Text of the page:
College Football

Complementary element not there for Iowa football

Hawkeyes try to sort through excuses and realities headed into Illinois

Iowa Hawkeyes wide receiver Nick Easley (84) reacts after missing a pass intended for him in the fourth quarter at an NCAA Division III football game with Michigan State at Spartan Stadium in East Lansing, Mich. on Saturday, Sept. 30, 2017. (Rebecca F. Miller/The Gazette)
Iowa Hawkeyes wide receiver Nick Easley (84) reacts after missing a pass intended for him in the fourth quarter at an NCAA Division III football game with Michigan State at Spartan Stadium in East Lansing, Mich. on Saturday, Sept. 30, 2017. (Rebecca F. Miller/The Gazette)

EAST LANSING, Mich. — Everyone is allowed to be frustrated. In back-to-back weeks, the Hawkeyes have lost on the final play and the final series.

It’s easy to blow past the fact that Iowa (3-2, 0-2 Big Ten) faced the No. 4 team in the country one of those weeks and then traveled to a foe in which the deciding margin has always been not much more than a coin flip.

Frustration does that. It’s an emotion that blurs and twists facts.

Iowa is always going to have to play almost perfect football to beat Penn State. This isn’t a sport where anyone likes to admit to losing ground, but if you take an objective look at what Mark Dantonio’s Michigan State has done, well yeah, the Spartans are ahead of the Hawkeyes right now.

Not by much, as last weekend's 17-10 result at Spartan Stadium showed. Iowa’s reality right now is that it’s in last place in the Big Ten West Division. The digging out begins Saturday at Kinnick Stadium with Illinois (2-2, 0-1 Big Ten).

“I don’t think people understand how tough it is to win football games, at any level, no matter who you’re playing,” Iowa head coach Kirk Ferentz said. “I think we’ve had a healthy respect for what it takes.”

When Iowa football is stitched together the way it needs to be, a complementary element runs straight down the middle of it. If the offense doesn’t score, it’s moving the ball and keeping the defense off the field. When the offense flames out, the defense puts out the fire and gets the offense the ball back. Special teams does its job.

When Iowa football is working the way it needs to, it finds a way to climb those last hills in games. Obviously, that hasn’t happened the last two weeks.


“I think it’s a really easy time for us to be searching for excuses right now,” senior offensive tackle Sean Welsh said. “They’re loading up the box. Or we have injured guys. We’ve run well against defenses that have loaded up the box. Go back to Northwestern 2015. We had tons of injuries. It wasn’t an excuse for us that week and we had a great game.”

There are excuses and there are realities. Reality for Iowa’s offensive line right now is injuries and inexperience. Senior Boone Myers still is struggling with an ankle injury he suffered in camp. Center James Daniels missed a game because of injury and is having a hard time anchoring. Welsh, a third-team all-Big Ten guard last season, is playing tackle because senior Ike Boettger was lost for the season in week 2 with a ruptured Achilles. Left tackle Alaric Jackson is a redshirt freshman who shed 40 pounds last year and is in the first five starts of his career.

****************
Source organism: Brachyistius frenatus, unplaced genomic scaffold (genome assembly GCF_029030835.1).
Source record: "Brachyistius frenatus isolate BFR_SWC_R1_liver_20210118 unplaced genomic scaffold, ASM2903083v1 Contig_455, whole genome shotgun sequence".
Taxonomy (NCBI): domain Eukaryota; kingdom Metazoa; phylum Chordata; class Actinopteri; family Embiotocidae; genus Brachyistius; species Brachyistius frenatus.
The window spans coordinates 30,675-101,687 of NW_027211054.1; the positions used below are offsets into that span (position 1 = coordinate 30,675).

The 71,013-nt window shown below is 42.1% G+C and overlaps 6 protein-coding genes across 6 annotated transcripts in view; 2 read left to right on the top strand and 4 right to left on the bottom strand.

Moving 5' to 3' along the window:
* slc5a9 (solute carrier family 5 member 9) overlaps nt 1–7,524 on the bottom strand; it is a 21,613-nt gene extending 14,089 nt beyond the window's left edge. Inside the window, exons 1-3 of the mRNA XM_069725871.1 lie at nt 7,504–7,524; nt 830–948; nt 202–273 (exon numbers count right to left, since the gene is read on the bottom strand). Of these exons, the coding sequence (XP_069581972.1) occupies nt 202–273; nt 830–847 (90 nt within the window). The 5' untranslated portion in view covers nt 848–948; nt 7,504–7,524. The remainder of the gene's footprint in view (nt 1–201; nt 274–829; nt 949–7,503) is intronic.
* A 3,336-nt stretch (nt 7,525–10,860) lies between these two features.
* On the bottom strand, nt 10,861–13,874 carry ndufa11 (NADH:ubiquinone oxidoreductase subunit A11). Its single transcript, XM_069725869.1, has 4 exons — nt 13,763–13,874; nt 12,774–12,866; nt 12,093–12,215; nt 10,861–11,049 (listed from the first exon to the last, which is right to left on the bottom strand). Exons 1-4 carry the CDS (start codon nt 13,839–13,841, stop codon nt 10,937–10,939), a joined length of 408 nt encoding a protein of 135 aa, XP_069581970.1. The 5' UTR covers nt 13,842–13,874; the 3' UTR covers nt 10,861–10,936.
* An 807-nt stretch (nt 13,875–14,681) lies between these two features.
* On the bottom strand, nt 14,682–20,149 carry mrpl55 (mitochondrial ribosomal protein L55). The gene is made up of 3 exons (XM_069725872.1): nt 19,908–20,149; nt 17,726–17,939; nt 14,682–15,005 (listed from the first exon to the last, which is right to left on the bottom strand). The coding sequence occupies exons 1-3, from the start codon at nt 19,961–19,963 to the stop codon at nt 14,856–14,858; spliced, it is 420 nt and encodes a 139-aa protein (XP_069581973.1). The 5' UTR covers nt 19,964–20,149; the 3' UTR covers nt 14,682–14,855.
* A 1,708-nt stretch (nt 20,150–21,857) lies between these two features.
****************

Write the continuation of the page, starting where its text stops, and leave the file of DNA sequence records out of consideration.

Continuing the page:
Opposing defensive coordinators are aware of this and they are attacking. The Hawkeyes have been held to 101 rushing yards total in the last two games. The .76 yards per carry against the Spartans was 122nd in the country last week.

Complementary football?

Iowa’s passing game isn’t helping or hasn’t been able to help enough to keep defensive aggression in check. Sophomore quarterback Nate Stanley was pressured on nearly half of his dropbacks against MSU. He was hit at least four times and hurried in double digits.

The fact that Iowa’s passing game bottomed out last season (1,991 yards was the worst output since 1982) seems to have been forgotten, but, then again, that sounds an awful lot like an excuse.

Competitors spit on excuses. As it turns out, the Hawkeyes have some spit left.

“The next team isn’t going to care if we’re a young team,” running back Akrum Wadley said. “We can’t feel sorry for ourselves. We’ve got to man up.”

Complementary football?

Lots of fingers pointed at punter Colten Rastetter after MSU. Yes, field position factored in 10 points for MSU. The fact that Iowa was forced to punt three times from inside its 10-yard line in the first half seems to escape those fingers.

Complementary football?

The defense should be gloating, right? It held Penn State and Michigan State to 38 total points. That should be a winning number.


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In the Big Ten standings this week and every week, the Iowa defense falls under “Iowa Hawkeyes” and not “Iowa defense.”

Senior linebacker Josey Jewell gets this. Complementary football?

“I think that starts with us (the defense) in the first half,” he said. “We didn’t play like we wanted to. We needed to be more efficient. We have to get all hats to the ball. We didn’t do that in the first half. We had some mental mistakes, missed tackles, things that are going to bite you later.

“We need to play the full four quarters if we want to win games like that. I wouldn’t blame anyone else but the defense.”

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Editor's note: Third in a series evaluating Iowa football's incoming class. (Previously: Linebackers, Defensive backs) Well, you saw Nick Easley go from basically "street free agent" status to a "whoa, what would Iowa's passing g ...

Editor's note: Second in a series evaluating Iowa football's incoming class. (Previously: Linebackers) Iowa's secondary enjoyed a tremendous 2017 with 21 interceptions, the most since 2009. That was fun, probably, for Josh Jacks ...

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